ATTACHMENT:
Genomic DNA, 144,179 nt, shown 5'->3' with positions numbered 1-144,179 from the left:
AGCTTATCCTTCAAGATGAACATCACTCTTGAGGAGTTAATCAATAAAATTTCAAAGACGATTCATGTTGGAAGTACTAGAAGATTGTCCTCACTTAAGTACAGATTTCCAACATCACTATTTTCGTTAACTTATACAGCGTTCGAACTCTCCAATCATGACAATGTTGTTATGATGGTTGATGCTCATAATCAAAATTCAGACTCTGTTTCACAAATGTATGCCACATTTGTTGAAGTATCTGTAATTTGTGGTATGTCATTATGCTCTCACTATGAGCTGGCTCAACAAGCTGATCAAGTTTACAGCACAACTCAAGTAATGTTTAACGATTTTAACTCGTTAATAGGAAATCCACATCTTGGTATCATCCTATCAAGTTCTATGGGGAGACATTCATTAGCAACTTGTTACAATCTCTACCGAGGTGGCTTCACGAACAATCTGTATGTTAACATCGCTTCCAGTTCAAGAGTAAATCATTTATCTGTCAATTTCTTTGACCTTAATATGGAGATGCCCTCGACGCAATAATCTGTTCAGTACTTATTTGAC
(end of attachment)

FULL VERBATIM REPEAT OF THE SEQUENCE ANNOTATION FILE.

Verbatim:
Genomic DNA, 144,179 nt, shown 5'->3' with positions numbered 1-144,179 from the left:
AGCTTATCCTTCAAGATGAACATCACTCTTGAGGAGTTAATCAATAAAATTTCAAAGACGATTCATGTTGGAAGTACTAGAAGATTGTCCTCACTTAAGTACAGATTTCCAACATCACTATTTTCGTTAACTTATACAGCGTTCGAACTCTCCAATCATGACAATGTTGTTATGATGGTTGATGCTCATAATCAAAATTCAGACTCTGTTTCACAAATGTATGCCACATTTGTTGAAGTATCTGTAATTTGTGGTATGTCATTATGCTCTCACTATGAGCTGGCTCAACAAGCTGATCAAGTTTACAGCACAACTCAAGTAATGTTTAACGATTTTAACTCGTTAATAGGAAATCCACATCTTGGTATCATCCTATCAAGTTCTATGGGGAGACATTCATTAGCAACTTGTTACAATCTCTACCGAGGTGGCTTCACGAACAATCTGTATGTTAACATCGCTTCCAGTTCAAGAGTAAATCATTTATCTGTCAATTTCTTTGACCTTAATATGGAGATGCCCTCGACGCAATAATCTGTTCAGTACTTATTTGAC